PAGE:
Ford began to tackle this process in earnest around 2010, and Fields made it a prominent part of his leadership pitch once he became CEO. It was a good fit. Fields had always been a forward-looking leader. (But not forward-looking enough; he would be ousted by Ford’s board of directors in May of 2017, as the carmaker’s stock price lagged. His replacement, former Steelcase CEO Jim Hackett, was a close confidant of Bill Ford and would undertake the major change in Ford’s story.)
Scale can be a strength when a company is being actively disrupted, but the classic theory on the subject—articulated by Harvard Business School’s Clayton Christensen in his seminal book “The Innovator’s Dilemma”—says that size can protect for only so long. And that’s because new entrants can innovate much more rapidly than incumbents, even if the established business is itself actively trying to innovate.
The core problem—an advantage, actually, for smaller, newer companies—is that the very things that insulate the established player prevent it from moving fast enough. The critical sticking point is failure. Big companies can afford to fail, but they can’t undertake the failure process rapidly enough. And unless their businesses don’t require much cash for research and development, as is the case with software-driven internet firms, they can’t afford to invest in hundreds of over-the-horizon efforts.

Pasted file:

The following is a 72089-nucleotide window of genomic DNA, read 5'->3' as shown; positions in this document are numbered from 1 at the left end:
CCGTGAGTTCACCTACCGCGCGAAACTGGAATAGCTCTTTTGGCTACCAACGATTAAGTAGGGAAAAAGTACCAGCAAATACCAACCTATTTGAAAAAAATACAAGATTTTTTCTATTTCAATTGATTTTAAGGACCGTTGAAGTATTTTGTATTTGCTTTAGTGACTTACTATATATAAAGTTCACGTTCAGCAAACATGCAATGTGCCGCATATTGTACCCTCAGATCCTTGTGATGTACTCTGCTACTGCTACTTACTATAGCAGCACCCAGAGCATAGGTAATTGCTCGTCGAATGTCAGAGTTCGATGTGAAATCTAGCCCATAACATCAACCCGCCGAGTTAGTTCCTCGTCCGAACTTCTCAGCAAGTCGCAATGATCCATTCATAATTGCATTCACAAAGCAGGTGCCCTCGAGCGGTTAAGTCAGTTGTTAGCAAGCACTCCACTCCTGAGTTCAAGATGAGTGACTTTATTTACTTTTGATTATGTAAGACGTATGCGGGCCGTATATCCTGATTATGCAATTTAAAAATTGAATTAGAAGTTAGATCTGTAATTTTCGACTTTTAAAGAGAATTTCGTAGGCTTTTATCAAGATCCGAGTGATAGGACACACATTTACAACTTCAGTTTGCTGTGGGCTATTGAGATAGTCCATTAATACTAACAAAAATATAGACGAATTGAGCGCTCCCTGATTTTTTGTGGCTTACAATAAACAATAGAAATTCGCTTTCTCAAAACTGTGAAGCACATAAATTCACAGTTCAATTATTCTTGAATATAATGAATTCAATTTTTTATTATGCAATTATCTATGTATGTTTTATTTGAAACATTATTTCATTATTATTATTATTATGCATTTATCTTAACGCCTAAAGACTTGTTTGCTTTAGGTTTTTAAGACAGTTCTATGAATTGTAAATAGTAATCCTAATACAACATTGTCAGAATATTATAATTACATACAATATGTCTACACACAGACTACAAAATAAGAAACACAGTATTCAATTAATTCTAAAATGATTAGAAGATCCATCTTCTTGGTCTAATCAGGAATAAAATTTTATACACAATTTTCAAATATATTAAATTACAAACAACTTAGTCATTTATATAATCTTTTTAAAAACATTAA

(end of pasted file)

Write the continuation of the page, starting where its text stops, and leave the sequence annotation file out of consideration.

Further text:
For one thing, there’s a disincentive for companies that already have scale to do small stuff; it’s more cost-effective for them to simply buy up smaller companies. And for another, they can be undermined by competitive threats that are enabled by the newest technologies.
Silicon Valley wants to eat Detroit’s lunch
It’s this second threat that was generating the biggest risks for Ford and its rivals in 2016.
The ride-sharing service Uber, founded in 2009, came on the scene with a brash, sharp-elbowed CEO named Travis Kalanick aiming to eliminate the taxi business in big cities.
By the time the Ford GT race cars were getting their first taste of the Circuit de la Sarthe, Uber was valued at a staggering $65 billion and had just taken a $3.5 billion investment from Saudi Arabia’s sovereign wealth fund, as the oil-rich nation sought to diversify beyond the natural resource that had transformed it into one of the world’s most influential and richest countries. (Tesla staged an impressive debit of self-driving technology in Pittsburgh in 2016, but in 2017, the company slid into crisis as workplace-culture issues dogged the startup and Kalanick was caught on video arguing with an Uber driver; the CEO later apologized, admitting that he need help overcoming the drawbacks his harsh style.)
Tesla shook up the traditional carmakers. But they could still figure out what Tesla was: an automaker with some high-tech credibility and electric motors, plus a charismatic leader. Uber was much harder to figure out. Pundits began to argue that with Uber, nobody—except for Uber drivers—would ever need to own a car again. And as self-driving cars accelerated their development, the drivers started to drop out of the picture. The future would consist of autonomous vehicles, owned as large fleets, appearing and disappearing as needed, dispatched by software.